In October 2016, I wrote an open letter detailing my withdrawal and the dangers of benzodiazepine withdrawal syndrome.

Many have asked how I am doing since that time.  I’m going to be completely open and honest in this update. Things have been extremely rough.  I have tapered down to 6 mg of Valium (from 8.5 mg) since October 2016.  I was delayed in my taper by a second cancer-related surgery, but I am also extremely sensitive to cuts in my Valium dose and need to remain semi-functional for my young daughter.  My taper progress is slow and painful. I suffer a multitude of physical and mental symptoms on a daily basis.  Many days I wish for death because I have become so ill.  As I’ve gotten lower, the taper has gotten harder.

I have developed new and worsening symptoms.  I often awake early in the morning with my heart pounding and quivering all over with pure chemical terror.  Sometimes it’s so bad I scream and plead for God to help me, but there is only silence.  Some days I am too weak to do much besides lie in bed.  I have had urges that scare me.  On one of my lowest days, I took a pair of scissors to my hair and chopped it off because of an uncontrollable urge to do so.  I have yet to go to the hairdresser to get it fixed.

I cycle between being nauseous with little appetite and needing to eat frequently due to panic-inducing hypoglycemic episodes.  I am gaining weight and none of my clothes fit, but I’m too tired to buy new ones.  My cognitive function is poor.  Trying to read a menu at a restaurant, find a lost object, or prepare breakfast for my daughter is enough to send me into a meltdown.  I had none of these symptoms prior to starting and then tapering a benzodiazepine.

While I am going through this battle, my family is being torn apart.  My young daughter has lost her mother, and my husband has grown weary of caring for me.  I am watching life slowly pass me by, and there’s nothing I can do about it.  I cannot begin to describe the agony of watching my beautiful daughter grow up while I can only participate in her life in a very limited fashion.

This is honestly the most horrifying process that I can imagine anyone having to endure.  I have seen many on the benzo support forums saying they wished their doctor were put on these pills in order to experience the agony of withdrawal, in the hopes they may believe their patients and take action.  This is an understandable emotion, but I would never wish this on anyone.  Just to be perfectly clear, I never prescribed benzodiazepines in my practice, so I have never inflicted this nightmare on anyone.  However, since experiencing this medical disaster, I have decided to take up the cause of benzo awareness and advocacy.  I have become a director at Benzodiazepine Information Coalition, where we are working to increase awareness of the dangers of the drug.  We have several projects we are working on.  Currently, I am working on a project to help the benzo-injured file FDA Medwatch reports so that we can re-petition the FDA for changes in benzodiazepine literature and recommended physician prescribing and cessation practices.  Every benzo injured person needs to file this report, as we need a database of information in order to begin to fix the problem.  For details, please see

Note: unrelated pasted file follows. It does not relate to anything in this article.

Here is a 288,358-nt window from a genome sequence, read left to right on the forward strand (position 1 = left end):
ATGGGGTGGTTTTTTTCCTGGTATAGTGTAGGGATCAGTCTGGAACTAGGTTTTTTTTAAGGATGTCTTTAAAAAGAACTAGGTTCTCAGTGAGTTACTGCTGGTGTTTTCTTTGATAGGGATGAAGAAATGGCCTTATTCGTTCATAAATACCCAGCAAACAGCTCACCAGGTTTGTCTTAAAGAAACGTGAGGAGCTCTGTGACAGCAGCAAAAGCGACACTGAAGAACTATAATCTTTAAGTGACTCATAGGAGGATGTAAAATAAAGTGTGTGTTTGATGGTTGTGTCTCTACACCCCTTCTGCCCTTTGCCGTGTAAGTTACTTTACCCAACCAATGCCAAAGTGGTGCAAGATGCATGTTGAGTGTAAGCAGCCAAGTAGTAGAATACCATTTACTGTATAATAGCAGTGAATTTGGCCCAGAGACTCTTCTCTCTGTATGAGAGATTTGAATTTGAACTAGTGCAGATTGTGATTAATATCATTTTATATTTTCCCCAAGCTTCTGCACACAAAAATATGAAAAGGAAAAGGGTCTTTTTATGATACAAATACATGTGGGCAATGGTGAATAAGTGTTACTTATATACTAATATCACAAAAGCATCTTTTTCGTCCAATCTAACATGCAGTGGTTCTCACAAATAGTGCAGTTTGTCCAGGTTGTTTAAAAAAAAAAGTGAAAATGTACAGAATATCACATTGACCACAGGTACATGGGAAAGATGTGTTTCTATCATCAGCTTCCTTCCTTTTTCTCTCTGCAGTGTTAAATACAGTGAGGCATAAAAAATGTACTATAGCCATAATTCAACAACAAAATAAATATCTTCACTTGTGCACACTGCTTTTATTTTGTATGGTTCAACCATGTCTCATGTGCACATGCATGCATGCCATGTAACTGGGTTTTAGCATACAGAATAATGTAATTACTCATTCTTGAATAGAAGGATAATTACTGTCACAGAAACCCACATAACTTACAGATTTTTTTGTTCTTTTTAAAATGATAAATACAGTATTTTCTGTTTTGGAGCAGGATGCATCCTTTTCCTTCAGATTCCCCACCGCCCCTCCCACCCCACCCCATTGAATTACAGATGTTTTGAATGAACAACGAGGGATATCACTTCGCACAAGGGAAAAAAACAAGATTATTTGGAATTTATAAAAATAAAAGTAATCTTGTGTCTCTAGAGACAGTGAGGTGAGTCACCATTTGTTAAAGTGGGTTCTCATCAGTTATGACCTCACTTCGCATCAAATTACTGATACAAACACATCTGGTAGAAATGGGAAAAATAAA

I may be very sick, but I’m not going to let this problem go without notice. Please stand up and fight with me.



Christy Huff, MD, FACC is a board-certified cardiologist who resides in Fort Worth, Texas. She attended medical school at the University of Texas Southwestern Medical School in Dallas where she graduated Alpha Omega Alpha in 2001. She completed an internal medicine residency at Washington University in St. Louis in 2004. Her cardiology training was completed at U.T. Southwestern in 2008, with a focus in advanced cardiovascular imaging and noninvasive cardiology. She was in private practice as a cardiologist in Fort Worth from 2008-2011. Following the birth of her child, she made the decision to become a stay at home mom. Dr. Huff is experienced benzodiazepine withdrawal firsthand after she was prescribed Xanax for insomnia related to a major health crisis in 2015. After developing concerning symptoms and receiving no answers from her primary care doctor and a prominent neurologist, she began to research benzodiazepines and discovered her symptoms were consistent with benzodiazepine withdrawal syndrome. With the help of a local psychiatrist, she slowly tapered off benzodiazepines using Valium. Christy’s personal experience has led her to realize the dangers of these drugs and the severity of the benzodiazepine withdrawal syndrome, neither of which were emphasized during her medical training. She is an advocate of better education of physicans regarding the dangers of benzodiazepines and how to safely taper patients off these drugs, and stronger regulation of the prescribing of benzodiazopines.